Monday, February 2, 2015

Live and Let Live

Over the years I have learned some valuable interpersonal skills. One of those tools, and the one I use the most is, "Don't pick up the rope." Another favorite encourages, "Restraint of pen and tongue." The goal for me, as a recovering woman, is to maintain emotional balance. I can't do that if I show up for every fight I'm invited to. Truth be told, I rarely get invited into other people's drama these days, and I am grateful that I surround myself with people who'd rather do the right thing the first time, than have to go back and make an amend later for misbehavior.

This morning, however, I came face-to-face, literally, with a bully, a retired woman who lives, with her husband, in my apartment building in Rhode Island. I like this woman. We have broken bread together. We have shared intimate facts about each other's lives. I believe she is a good woman and strives to lead a peaceful life. But this morning, she came out shooting bullets because I chose to leave my car parked in our lot rather than move it to a municipal lot up off of the perilously steep Church Street. Normally, I would have been long gone by 6:30 am, and well on my way to my home group in Providence, but due to the parking ban in the city, the meeting was cancelled.

When the private plow driver arrived, I offered to move my car into the first available plowed section of the lot. No problem. Within minutes, the young driver made a few efficient passes, gave me the thumbs up to slide my car over so he could finish his task, and story over. Not. My neighbor stomped out, finger-pointing, shouting, and commanded me to move my car to the municipal lot. I managed, for the next several minutes, to stand my ground, continue cleaning off my car, and patiently wait for her to blow off her steam. The last thing she said to me, after conferring for several minutes with the plow driver was, "We will send YOU the bill for the extra time this is taking." I wanted to say, "It was YOU who just bent this guy's ear for five minutes. I'm part of the solution, not the problem." I didn't. I minded my own business, and she finally went back inside.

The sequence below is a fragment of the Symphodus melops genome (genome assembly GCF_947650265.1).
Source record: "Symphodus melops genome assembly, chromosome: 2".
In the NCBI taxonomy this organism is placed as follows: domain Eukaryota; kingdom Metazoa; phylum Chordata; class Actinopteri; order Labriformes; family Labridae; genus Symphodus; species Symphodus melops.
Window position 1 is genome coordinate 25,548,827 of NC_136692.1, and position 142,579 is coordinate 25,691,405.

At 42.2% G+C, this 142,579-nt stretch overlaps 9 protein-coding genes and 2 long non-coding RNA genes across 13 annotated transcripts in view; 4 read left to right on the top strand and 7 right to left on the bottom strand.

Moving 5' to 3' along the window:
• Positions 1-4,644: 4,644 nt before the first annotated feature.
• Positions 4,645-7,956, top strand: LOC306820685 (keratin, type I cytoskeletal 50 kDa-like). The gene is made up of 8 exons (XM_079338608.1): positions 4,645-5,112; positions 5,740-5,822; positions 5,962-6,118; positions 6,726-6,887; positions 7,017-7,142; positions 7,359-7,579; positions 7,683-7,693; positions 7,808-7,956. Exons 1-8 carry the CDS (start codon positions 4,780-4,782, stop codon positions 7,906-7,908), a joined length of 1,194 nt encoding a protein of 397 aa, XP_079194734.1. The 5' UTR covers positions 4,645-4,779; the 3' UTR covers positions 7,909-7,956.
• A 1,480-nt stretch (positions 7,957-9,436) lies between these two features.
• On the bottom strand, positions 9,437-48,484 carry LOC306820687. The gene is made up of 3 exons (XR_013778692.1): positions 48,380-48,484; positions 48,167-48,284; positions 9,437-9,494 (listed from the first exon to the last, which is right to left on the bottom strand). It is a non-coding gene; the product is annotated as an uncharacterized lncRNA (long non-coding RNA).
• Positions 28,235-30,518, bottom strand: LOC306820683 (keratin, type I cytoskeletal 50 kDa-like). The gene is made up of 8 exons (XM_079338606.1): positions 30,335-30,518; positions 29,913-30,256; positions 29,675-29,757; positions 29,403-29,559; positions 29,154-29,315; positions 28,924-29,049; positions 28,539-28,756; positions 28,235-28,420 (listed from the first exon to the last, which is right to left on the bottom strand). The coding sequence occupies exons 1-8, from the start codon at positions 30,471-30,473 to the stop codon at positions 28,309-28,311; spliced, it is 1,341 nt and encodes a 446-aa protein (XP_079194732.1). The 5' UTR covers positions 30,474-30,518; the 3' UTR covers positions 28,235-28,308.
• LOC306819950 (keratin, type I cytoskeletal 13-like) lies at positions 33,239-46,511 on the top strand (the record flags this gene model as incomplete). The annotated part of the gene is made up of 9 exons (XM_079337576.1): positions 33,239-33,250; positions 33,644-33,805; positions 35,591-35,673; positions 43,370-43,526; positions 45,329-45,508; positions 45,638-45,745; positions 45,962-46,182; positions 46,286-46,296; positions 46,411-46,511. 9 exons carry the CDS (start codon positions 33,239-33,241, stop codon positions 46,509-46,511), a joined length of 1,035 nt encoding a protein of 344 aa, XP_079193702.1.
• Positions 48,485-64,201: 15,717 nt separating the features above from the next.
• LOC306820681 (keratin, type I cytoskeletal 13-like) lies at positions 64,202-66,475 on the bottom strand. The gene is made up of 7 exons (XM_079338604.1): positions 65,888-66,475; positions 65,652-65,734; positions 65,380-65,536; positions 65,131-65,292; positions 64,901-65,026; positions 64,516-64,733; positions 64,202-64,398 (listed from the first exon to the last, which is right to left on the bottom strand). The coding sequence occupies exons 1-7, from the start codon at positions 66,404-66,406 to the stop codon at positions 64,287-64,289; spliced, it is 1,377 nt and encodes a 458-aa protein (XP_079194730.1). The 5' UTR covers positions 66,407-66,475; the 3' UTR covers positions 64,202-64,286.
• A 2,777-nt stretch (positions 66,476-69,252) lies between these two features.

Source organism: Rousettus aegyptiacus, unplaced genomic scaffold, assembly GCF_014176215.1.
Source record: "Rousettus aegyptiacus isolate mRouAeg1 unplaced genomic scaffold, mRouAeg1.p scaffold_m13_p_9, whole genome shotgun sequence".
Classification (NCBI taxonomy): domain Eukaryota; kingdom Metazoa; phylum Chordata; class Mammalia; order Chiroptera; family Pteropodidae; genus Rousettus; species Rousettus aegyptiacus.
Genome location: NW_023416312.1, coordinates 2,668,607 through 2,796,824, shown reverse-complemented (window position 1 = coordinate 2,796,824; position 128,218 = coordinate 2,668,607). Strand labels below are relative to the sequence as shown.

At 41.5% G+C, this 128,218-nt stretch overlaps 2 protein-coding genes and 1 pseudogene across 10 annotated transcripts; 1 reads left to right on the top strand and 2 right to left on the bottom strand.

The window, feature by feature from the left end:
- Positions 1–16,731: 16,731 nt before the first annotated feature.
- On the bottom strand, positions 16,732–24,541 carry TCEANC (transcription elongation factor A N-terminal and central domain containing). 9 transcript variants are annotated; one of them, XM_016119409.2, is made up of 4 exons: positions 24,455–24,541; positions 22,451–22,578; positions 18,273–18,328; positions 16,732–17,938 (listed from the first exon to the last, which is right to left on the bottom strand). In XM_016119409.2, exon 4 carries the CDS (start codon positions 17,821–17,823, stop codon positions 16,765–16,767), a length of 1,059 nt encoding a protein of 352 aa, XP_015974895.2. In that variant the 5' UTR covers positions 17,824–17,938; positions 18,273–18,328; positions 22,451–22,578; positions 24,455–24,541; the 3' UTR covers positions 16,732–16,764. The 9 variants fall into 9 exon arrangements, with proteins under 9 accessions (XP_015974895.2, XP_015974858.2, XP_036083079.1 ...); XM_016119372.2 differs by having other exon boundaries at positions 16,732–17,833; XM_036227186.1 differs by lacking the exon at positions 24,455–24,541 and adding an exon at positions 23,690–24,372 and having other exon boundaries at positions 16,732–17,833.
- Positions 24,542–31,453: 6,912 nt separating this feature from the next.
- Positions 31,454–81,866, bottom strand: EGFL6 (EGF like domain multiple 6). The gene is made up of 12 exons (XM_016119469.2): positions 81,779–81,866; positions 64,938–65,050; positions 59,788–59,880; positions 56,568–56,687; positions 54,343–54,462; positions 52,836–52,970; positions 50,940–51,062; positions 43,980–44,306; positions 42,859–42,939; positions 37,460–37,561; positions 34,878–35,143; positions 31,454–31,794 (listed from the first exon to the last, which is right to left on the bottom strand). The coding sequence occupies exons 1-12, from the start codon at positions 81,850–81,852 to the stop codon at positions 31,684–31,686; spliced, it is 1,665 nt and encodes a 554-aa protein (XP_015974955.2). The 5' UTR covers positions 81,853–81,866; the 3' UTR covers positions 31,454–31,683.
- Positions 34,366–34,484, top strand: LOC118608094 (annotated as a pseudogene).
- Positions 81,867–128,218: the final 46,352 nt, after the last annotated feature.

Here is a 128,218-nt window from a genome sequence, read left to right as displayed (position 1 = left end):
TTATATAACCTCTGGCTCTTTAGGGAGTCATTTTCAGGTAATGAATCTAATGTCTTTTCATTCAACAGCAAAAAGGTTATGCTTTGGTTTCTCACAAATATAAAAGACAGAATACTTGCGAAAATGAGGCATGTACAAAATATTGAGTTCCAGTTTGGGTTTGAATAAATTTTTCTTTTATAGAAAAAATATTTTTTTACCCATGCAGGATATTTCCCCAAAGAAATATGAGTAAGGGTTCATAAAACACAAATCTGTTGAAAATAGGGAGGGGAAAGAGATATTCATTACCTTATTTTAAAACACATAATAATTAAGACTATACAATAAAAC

It's raining now. What little snow we got, the thing that precipitated the whole episode in the first place, is becoming slushy. Plows are the only vehicles attempting to navigate the treacherous Church Street. At some point, in the days ahead, I will formulate a clear, level-headed response to the parking and snow removal matter out back. For today, however, I am grateful that recovery has given me valuable tools for consensus-building rather than bullying and forced compliance.

No comments:

Post a Comment